• Michael Busse also wrote: "Anyone studying 'ex-gays' has to take into account the mindset of many of the participants. The impact of 'name-it-and-claim-it' theology on self-reports of 'change' cannot be under-estimated [sic]. It’s not so much that 'ex-gays' deliberately lie. It’s more that they have a special way of looking at 'belief'. Those from more charismatic backgrounds are told that 'what they profess in faith' will come to pass – if their faith is strong enough.

    For example, such a believer may say, 'I have been healed by Jesus' of this or that affliction – even though they still suffer from it. By proclaiming it on a spritual level they help to bring it about on the physical level. This idea of 'claiming it on faith' is reinforced by such Biblical passages as 'By His stripes we ARE healed' (past tense) and 'Therefore I tell you, whatever you ask for in prayer, believe that you HAVE received it, and it will be yours.'

    When these believers say, 'My sexual orientation HAS changed', they may actually mean something closer to: 'I strongly believe that my orientation has changed on the spiritual level and I am professing faith (confident hope) that it will also be true on the physical level.'

    That’s what I meant when I said I was 'ex-gay'. It was what John Smid meant. It’s what many of the men in our ministries meant. But these were self-reports of our hope – not a factual reality – believing (in faith) that what had changed on the spiritual level would manifest itself on the physical." 2

Webmaster's note: Bias alert

I am personally enraged at the irresponsibility of the large professional mental health organizations. I believe that it is close to depraved indifference. Such organizations have traditionally not had a good record with emerging therapies. They took little effort in the 1980's and 1990's to curb recovered memory therapy (RMT) which generated false "memories" of incest, Satanic ritual abuse, abuse in former lifetimes and abuse onboard UFOs. RMT, a therapy that was both experimental and untested, caused the destruction of tens or hundreds of thousands of families of origin, sent hundreds of adults to jail for crimes that never even happened, and probably triggered many hundreds or perhaps thousands of suicides. Thankfully, there are only a few therapists still conducting reparative therapy. Most have gone on to Eye Movement Desensitization and Reprocessing (EMDR) which is an equally worthless therapy, but at least does not have the potential for destroying lives and families of origin.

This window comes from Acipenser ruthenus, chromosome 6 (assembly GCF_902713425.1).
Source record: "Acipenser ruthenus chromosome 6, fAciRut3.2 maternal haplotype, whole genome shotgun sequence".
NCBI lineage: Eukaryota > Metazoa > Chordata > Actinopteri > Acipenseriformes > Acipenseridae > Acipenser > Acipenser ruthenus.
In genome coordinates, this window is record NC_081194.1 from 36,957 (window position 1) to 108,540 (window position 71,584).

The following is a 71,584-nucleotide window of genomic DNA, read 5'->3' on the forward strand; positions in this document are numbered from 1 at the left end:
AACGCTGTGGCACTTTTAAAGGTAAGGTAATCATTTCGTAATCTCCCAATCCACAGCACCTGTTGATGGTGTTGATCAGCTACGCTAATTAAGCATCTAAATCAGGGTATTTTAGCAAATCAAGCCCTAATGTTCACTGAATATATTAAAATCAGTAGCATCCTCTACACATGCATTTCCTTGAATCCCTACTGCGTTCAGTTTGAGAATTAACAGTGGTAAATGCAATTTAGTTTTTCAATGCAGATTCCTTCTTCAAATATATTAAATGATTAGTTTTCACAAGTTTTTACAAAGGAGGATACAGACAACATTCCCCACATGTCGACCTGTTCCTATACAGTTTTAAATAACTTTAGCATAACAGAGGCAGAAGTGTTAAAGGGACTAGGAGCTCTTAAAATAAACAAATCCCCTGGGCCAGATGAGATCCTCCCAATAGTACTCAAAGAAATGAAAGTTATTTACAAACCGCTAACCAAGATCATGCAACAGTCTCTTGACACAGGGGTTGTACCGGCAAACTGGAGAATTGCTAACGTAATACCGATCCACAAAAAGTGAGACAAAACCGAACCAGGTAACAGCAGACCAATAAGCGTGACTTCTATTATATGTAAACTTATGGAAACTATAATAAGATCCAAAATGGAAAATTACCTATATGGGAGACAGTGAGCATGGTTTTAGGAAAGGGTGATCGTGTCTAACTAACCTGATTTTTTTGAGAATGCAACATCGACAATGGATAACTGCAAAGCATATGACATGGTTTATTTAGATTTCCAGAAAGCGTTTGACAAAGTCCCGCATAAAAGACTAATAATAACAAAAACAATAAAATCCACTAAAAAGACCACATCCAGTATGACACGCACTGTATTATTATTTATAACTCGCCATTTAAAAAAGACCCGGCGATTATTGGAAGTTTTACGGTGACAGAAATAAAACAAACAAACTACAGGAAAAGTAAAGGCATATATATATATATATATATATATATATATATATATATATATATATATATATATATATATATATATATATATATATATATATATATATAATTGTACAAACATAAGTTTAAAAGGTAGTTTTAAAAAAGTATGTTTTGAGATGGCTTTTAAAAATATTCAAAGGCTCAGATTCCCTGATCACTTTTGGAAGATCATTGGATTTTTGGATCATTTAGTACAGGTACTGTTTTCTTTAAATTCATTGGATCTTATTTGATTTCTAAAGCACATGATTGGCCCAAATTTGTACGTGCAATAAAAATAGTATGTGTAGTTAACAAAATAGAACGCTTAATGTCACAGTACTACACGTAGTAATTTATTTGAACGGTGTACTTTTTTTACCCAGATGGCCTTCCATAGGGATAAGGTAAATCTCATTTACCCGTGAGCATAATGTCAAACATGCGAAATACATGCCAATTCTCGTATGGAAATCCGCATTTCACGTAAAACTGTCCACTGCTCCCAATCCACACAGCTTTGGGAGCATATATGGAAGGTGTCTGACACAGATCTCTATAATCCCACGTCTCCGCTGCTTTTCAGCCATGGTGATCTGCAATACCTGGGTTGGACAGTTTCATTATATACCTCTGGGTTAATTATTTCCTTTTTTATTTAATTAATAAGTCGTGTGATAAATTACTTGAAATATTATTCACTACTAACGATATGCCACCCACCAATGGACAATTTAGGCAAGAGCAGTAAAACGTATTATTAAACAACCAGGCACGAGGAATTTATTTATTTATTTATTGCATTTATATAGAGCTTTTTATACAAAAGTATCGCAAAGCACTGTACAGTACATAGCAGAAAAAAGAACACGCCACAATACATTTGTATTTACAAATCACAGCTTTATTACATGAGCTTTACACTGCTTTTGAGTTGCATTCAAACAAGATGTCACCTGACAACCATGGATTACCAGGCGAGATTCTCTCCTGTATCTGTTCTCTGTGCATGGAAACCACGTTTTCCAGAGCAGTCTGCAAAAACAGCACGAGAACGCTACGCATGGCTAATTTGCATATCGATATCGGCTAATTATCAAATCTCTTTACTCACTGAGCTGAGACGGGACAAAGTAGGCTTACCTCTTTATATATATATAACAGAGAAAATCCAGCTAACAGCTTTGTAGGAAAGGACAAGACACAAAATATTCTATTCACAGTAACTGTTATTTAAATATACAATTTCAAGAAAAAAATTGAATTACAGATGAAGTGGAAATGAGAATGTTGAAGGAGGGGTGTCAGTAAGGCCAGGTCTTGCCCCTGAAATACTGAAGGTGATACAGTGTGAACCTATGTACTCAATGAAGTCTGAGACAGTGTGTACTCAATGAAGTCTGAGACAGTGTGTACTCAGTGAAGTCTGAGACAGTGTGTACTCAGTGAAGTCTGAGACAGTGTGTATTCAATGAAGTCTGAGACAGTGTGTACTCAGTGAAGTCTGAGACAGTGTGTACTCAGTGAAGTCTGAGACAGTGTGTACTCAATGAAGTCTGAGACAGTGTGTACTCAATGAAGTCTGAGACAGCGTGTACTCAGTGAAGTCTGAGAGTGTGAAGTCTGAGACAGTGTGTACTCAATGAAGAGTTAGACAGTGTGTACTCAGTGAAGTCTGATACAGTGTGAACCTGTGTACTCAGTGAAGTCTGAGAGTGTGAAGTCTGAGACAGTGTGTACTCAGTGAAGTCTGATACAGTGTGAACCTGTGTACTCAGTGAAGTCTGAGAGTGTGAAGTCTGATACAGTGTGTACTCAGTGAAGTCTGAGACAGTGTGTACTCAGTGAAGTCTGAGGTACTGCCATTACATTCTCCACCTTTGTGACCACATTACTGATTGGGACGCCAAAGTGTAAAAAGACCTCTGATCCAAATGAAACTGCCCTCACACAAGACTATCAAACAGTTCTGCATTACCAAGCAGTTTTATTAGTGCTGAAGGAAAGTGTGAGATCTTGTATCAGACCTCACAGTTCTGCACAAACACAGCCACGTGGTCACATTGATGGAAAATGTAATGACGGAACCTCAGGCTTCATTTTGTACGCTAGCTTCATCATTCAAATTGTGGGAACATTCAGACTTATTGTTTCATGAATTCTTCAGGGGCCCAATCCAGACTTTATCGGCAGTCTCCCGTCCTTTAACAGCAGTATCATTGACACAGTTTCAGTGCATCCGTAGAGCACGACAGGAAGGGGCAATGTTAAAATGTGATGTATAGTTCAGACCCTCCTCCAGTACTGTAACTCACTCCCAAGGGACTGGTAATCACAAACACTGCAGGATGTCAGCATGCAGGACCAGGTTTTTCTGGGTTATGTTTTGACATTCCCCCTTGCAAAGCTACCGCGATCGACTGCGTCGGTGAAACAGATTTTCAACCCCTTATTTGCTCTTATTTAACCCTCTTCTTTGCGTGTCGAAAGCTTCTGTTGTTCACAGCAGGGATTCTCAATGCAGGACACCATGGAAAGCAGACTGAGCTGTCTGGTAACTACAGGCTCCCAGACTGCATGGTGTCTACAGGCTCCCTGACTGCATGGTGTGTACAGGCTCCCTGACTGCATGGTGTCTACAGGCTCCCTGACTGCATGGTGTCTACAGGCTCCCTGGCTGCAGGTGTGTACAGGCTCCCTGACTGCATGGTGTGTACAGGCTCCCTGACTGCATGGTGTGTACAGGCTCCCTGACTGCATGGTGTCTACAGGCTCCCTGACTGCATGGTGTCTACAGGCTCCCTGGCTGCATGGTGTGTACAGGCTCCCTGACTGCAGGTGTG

There are many dozens of fundamentalist or other evangelical Christian ministries also attempting to convert clients' sexual orientation. Yet no statistically valid, long term, peer-reviewed study in this field has ever been attempted. One is badly needed in order to give some indication of the therapy's safety and effectiveness. Dr. Spitzer's study was eventually peer-reviewed and published. However, it was  confined to a small number of carefully selected subjects a very large number of clients, who were interviewed only by telephone. It is a deeply flawed study as described above and in a book devoted to the study.

There are anecdotal stories of suicide attempts following failure of reparative therapy. There is a general impression among secular therapists that the therapy is dangerous and has a miniscule success rate at changing sexual orientation. There is a general impression among reparative therapy counselors that it is safe and has a high success rate if the client is committed to change. However, there is still no accurate and reliable data on the therapy's safety and efficacy that wold allow individuals to determine which view is correct.

The situation is similar to that during the 1980s and 1990s with recovered memory therapy (RMT) and multiple personality disorder therapy (MPD). We now know that both were dangerous, responsible for the destruction of tens of thousands of families, created enormous numbers of false memories -- images of events that never happened. They drove some clients to suicide.

In 2012, the world is still waiting for a peer reviewed study of reparative therapy and transformational ministry therapy. If less than 1% of the millions of dollars spent on therapy and ministry had been directed to fund a meaningful study, then we would now be aware of the therapy's safety and effectiveness. It could then be either abandoned or promoted.

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References used:

The following information sources were used to prepare and update the above essay. The hyperlinks are not necessarily still active today.

  1. Robert L. Spitzer, "Can Some Gay Men and Lesbians Change Their Sexual Orientation? 200 Participants Reporting a Change from Homosexual to Heterosexual Orientation," Archives of Sexual Behavior, Volume 32, #5, (2003)
  2. John M. Becker, "EXCLUSIVE: Dr. Robert Spitzer Apologizes to Gay Community for Infamous ‘Ex-Gay’ Study, 2012-APR-25, at: http://www.truthwinsout.org/

Copyright © 2002 to 2012 by Ontario Consultants on Religious Tolerance
Originally written: 2002-FEB-16
Latest update and review: 2012-OCT-06
Author: B.A. Robinson